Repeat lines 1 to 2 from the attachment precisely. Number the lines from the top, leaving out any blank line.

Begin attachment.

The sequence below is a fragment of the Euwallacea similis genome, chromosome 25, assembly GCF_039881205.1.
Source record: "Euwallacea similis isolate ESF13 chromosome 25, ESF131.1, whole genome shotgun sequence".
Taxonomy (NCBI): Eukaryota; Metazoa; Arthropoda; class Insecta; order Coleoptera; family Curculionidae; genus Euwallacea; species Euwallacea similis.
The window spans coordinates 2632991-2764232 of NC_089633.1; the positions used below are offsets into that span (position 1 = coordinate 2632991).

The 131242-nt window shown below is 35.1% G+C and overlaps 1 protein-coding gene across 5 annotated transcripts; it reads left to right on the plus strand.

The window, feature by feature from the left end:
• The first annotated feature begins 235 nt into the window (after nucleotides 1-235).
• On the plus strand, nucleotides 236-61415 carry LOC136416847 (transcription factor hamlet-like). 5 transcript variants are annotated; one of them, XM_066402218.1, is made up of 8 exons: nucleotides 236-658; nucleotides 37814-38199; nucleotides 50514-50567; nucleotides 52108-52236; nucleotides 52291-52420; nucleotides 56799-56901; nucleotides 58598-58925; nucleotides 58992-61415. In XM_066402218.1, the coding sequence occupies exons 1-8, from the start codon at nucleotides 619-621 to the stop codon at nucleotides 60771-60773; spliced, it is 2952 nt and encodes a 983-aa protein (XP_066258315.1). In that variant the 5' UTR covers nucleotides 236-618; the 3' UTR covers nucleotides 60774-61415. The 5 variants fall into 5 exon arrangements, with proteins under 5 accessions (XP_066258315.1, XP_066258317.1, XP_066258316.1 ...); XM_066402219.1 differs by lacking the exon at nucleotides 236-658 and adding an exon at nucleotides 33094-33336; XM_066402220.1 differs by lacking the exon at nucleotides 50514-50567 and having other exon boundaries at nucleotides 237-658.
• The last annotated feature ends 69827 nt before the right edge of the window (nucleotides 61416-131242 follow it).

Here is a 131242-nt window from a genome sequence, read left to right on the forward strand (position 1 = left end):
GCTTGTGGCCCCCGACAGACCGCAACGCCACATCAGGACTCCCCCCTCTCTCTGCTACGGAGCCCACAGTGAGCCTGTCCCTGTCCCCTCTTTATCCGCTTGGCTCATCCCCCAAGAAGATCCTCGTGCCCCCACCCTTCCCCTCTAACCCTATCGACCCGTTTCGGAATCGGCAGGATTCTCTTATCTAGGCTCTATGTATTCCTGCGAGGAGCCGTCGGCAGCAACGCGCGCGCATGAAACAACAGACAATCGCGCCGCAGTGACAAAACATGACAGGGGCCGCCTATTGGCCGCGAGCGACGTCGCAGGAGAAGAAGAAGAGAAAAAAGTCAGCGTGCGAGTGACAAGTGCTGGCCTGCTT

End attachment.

The sequence below is a fragment of the Euwallacea similis genome, chromosome 25, assembly GCF_039881205.1.
Source record: "Euwallacea similis isolate ESF13 chromosome 25, ESF131.1, whole genome shotgun sequence".